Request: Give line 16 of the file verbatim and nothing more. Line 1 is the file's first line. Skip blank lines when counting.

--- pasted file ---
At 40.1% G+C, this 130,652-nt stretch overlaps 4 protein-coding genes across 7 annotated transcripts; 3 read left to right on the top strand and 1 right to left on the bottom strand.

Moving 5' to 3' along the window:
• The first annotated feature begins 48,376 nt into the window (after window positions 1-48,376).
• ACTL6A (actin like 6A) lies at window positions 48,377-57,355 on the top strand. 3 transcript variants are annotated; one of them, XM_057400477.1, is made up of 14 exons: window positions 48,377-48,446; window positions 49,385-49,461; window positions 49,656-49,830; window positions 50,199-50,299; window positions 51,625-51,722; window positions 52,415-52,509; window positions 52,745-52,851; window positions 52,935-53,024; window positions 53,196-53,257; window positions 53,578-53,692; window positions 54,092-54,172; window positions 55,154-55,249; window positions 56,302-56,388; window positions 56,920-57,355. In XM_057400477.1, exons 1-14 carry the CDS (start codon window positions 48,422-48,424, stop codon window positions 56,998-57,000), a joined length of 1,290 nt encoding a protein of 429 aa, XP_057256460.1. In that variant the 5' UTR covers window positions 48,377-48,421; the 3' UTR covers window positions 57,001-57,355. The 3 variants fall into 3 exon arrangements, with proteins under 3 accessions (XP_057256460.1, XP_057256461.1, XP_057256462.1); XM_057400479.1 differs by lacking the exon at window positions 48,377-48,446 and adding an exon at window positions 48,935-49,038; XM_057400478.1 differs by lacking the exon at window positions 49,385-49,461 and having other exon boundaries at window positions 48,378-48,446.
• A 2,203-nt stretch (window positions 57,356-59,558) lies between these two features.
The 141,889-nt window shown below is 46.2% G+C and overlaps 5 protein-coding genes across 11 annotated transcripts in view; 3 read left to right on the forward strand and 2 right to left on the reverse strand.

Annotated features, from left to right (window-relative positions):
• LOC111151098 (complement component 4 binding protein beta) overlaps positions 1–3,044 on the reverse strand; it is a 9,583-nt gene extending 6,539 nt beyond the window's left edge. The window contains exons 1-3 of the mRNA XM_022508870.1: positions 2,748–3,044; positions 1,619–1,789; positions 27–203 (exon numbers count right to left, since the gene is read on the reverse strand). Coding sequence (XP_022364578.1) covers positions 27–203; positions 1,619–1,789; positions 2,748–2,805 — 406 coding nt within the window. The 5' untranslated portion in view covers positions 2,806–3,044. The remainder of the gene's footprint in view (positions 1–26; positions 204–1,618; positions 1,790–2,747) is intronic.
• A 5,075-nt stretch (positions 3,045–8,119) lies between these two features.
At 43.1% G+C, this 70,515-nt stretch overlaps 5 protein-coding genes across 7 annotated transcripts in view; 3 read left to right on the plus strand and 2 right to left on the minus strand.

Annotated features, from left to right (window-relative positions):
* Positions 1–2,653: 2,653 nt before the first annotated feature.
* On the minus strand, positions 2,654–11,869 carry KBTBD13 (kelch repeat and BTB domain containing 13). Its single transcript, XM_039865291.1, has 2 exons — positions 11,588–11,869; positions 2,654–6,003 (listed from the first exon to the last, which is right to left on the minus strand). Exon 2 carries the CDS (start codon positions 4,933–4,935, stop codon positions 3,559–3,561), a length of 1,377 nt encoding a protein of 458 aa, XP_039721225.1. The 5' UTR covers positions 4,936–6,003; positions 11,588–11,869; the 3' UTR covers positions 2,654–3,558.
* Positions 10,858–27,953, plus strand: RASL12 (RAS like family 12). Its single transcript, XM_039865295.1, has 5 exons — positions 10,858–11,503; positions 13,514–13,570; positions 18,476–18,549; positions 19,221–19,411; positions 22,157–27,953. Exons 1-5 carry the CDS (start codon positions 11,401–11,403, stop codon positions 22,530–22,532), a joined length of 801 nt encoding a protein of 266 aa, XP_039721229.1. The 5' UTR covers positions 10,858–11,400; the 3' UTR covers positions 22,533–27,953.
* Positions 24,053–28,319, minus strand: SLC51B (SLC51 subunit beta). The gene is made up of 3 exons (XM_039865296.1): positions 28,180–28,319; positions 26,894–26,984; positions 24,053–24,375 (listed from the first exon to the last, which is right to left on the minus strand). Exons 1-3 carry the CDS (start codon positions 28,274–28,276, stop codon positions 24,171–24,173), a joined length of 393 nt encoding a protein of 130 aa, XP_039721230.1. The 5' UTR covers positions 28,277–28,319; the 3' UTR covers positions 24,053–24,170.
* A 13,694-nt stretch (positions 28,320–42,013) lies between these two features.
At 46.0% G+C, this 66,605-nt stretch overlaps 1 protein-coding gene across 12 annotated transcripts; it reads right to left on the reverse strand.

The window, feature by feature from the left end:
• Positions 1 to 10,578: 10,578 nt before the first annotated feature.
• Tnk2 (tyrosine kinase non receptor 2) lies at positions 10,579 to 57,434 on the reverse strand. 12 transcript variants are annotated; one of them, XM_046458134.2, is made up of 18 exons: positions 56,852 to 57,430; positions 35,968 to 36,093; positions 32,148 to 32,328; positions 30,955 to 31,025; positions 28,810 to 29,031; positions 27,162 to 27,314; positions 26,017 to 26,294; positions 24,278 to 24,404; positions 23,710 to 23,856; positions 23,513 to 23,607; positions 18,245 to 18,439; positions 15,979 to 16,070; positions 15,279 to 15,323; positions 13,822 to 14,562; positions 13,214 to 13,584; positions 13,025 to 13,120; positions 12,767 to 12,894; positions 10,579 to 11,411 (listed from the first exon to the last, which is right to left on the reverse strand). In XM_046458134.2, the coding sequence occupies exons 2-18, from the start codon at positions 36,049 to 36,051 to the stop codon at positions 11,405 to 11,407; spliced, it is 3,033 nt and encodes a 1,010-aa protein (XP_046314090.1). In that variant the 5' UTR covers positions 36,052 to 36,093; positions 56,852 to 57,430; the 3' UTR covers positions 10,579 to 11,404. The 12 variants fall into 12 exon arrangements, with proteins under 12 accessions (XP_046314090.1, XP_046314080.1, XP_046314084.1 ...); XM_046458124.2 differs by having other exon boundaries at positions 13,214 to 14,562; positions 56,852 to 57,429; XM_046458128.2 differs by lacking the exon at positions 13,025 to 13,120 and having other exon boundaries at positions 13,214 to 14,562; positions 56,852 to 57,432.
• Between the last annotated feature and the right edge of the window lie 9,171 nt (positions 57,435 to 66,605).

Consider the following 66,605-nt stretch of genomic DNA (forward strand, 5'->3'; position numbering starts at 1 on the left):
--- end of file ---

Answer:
* A 13,694-nt stretch (positions 28,320–42,013) lies between these two features.